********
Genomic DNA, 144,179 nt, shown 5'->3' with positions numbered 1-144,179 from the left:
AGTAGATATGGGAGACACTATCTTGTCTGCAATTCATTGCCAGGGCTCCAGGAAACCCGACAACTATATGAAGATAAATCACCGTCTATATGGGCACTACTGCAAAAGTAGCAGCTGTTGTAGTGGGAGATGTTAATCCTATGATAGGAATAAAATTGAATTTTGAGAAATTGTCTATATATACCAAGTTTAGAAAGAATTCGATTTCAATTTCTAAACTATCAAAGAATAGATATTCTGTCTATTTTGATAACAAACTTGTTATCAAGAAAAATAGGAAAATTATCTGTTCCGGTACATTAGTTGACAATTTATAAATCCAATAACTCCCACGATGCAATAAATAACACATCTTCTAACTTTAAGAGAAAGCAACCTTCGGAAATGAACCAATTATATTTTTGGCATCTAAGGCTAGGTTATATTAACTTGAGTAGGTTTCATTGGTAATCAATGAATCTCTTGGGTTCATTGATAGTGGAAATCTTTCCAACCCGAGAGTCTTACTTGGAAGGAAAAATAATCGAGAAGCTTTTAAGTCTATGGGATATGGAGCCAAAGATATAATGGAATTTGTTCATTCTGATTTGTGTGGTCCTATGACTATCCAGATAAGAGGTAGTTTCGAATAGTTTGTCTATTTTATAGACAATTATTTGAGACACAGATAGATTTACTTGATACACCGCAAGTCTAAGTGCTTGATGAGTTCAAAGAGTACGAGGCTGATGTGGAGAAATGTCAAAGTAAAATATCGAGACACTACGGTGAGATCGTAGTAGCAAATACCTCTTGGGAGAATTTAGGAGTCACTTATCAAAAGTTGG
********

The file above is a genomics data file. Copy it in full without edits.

Genomic DNA, 144,179 nt, shown 5'->3' with positions numbered 1-144,179 from the left:
AGTAGATATGGGAGACACTATCTTGTCTGCAATTCATTGCCAGGGCTCCAGGAAACCCGACAACTATATGAAGATAAATCACCGTCTATATGGGCACTACTGCAAAAGTAGCAGCTGTTGTAGTGGGAGATGTTAATCCTATGATAGGAATAAAATTGAATTTTGAGAAATTGTCTATATATACCAAGTTTAGAAAGAATTCGATTTCAATTTCTAAACTATCAAAGAATAGATATTCTGTCTATTTTGATAACAAACTTGTTATCAAGAAAAATAGGAAAATTATCTGTTCCGGTACATTAGTTGACAATTTATAAATCCAATAACTCCCACGATGCAATAAATAACACATCTTCTAACTTTAAGAGAAAGCAACCTTCGGAAATGAACCAATTATATTTTTGGCATCTAAGGCTAGGTTATATTAACTTGAGTAGGTTTCATTGGTAATCAATGAATCTCTTGGGTTCATTGATAGTGGAAATCTTTCCAACCCGAGAGTCTTACTTGGAAGGAAAAATAATCGAGAAGCTTTTAAGTCTATGGGATATGGAGCCAAAGATATAATGGAATTTGTTCATTCTGATTTGTGTGGTCCTATGACTATCCAGATAAGAGGTAGTTTCGAATAGTTTGTCTATTTTATAGACAATTATTTGAGACACAGATAGATTTACTTGATACACCGCAAGTCTAAGTGCTTGATGAGTTCAAAGAGTACGAGGCTGATGTGGAGAAATGTCAAAGTAAAATATCGAGACACTACGGTGAGATCGTAGTAGCAAATACCTCTTGGGAGAATTTAGGAGTCACTTATCAAAAGTTGG